94. Make maître d’hôtel butter with French butter, minced fresh herbs and finely minced classic (No. 11) preserved Meyer lemons.
95. Soak your grandmother’s old linens in a bowl of Meyer lemon juice and water to brighten them.
96. Top blueberry pancakes with a spoonful of Greek yogurt and grated Meyer lemon zest.
97. Grill slices of Meyer lemons with lipstick peppers and add to panzanella, or Italian bread salad.
98. Pour Meyer lemonade (No. 1) into Popsicle molds, freeze, then hand out to your own or other people’s children.
99. Make Meyer lemon marmalade.
100. Observe it and its fellows on the tree above you, as you sit, your back against the trunk, preferably enjoying a picnic.
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Meyer Lemon Sidecar - Recipes
I picked up a bag of Meyer lemons last week, and we've been squeezing them into drinks, sprinkling them over salads, and just enjoying the heck out of them. Have you tried them yet? So tasty. Sweeter than a normal lemon, but still tart. So Brian asked me last week, "What else can we do with these?" I thought about maybe making a lemon cake (right, Jo?) or maybe a lemon tart. But then. Then. I had a stroke of GENIUS. "In a SIDECAR. " I may have shouted back at him in excitement. But he understands my love of the cocktail named Sidecar, which is why he completes me.
If you've never tried a Sidecar, I definitely recommend it. It is really refreshing, curiously perfect for any season, and goes down easy. Maybe too easy, but that's for another blog post. And let me tell you, my suspicions were correct. The Meyer lemons made it the BEST Sidecar I had ever had, and I have had pleeeenty of good Sidecars.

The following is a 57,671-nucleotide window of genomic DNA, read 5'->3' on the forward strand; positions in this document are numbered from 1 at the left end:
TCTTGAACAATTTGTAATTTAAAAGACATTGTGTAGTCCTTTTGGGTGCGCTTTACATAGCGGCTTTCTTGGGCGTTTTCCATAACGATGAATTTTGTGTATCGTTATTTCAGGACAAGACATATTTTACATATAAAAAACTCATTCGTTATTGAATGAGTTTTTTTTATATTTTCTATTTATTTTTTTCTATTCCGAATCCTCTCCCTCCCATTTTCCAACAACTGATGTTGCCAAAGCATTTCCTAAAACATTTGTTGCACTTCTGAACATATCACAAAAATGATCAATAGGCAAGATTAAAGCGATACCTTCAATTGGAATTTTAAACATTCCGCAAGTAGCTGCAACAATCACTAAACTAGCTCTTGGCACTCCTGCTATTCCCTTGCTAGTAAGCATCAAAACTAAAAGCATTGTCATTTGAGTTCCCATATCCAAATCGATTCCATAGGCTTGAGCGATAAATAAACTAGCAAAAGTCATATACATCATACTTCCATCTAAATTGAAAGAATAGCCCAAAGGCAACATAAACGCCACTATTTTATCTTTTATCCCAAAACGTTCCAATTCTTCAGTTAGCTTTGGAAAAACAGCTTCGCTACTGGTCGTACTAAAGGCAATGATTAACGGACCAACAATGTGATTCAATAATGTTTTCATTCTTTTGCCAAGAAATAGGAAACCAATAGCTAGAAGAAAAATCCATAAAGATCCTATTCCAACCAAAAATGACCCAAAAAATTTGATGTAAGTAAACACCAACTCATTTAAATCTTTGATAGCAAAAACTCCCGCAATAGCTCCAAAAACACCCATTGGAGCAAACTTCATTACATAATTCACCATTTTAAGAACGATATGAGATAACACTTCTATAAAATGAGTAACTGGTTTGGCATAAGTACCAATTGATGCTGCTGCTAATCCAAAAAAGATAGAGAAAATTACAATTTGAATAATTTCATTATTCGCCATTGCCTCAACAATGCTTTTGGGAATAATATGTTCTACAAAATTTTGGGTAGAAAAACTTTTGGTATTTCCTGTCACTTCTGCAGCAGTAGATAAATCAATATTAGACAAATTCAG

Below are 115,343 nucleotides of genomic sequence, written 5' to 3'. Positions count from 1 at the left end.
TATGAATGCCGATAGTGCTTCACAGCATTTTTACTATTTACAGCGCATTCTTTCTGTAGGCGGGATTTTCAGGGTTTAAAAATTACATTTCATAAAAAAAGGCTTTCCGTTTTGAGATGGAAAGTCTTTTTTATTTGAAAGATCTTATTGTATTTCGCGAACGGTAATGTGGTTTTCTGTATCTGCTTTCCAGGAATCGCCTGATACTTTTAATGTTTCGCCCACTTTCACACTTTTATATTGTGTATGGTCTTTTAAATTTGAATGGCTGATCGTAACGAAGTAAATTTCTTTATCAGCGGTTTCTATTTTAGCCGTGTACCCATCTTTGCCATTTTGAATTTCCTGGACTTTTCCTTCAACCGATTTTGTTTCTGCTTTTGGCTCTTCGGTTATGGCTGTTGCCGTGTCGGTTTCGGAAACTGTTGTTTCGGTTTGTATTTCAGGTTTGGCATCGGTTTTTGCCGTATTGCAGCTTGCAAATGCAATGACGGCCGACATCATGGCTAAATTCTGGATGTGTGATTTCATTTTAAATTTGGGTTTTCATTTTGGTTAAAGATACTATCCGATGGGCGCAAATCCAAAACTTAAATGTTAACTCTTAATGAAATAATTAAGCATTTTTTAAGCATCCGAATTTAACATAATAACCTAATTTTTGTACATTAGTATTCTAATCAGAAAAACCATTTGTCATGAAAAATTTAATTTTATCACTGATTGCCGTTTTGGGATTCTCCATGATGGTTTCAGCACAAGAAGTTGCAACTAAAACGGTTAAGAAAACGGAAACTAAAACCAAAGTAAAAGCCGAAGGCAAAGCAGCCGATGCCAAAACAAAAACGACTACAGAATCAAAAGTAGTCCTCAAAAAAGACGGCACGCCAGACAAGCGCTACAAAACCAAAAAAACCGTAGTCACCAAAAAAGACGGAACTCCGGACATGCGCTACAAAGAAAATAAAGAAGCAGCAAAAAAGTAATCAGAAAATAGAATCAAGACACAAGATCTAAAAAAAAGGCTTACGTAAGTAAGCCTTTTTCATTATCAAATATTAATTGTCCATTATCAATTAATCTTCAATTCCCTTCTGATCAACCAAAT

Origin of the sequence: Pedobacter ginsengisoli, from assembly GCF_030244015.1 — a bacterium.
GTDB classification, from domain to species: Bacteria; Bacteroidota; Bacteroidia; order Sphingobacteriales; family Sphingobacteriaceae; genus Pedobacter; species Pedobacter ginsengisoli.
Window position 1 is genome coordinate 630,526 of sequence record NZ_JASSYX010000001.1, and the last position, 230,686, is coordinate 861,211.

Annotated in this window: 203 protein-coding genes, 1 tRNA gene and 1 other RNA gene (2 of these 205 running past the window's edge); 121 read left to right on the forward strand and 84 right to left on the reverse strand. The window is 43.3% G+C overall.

If you're in the mood for a easy and deliciously in-season cocktail, gather the following:
For optional garnish
Brian is playing the mixmaster here, as he is the cocktail genius in our family.
Pro Tips and Substitutions:
- Substitute in regular lemons and limes for the Meyer lemons for a fun citrus twist.
- Instead of sour cream substitute in plain or vanilla flavored Greek yogurt.
- Add in few handfuls of blueberries for a fun berry twist!
If you’ve tried my Meyer Lemon Scones or any other recipe on Hezzi-D’s Books and Cooks please take a minute to rate the recipe and leave a comment letting me know how you liked it. I love hearing from you! You can FOLLOW ME on: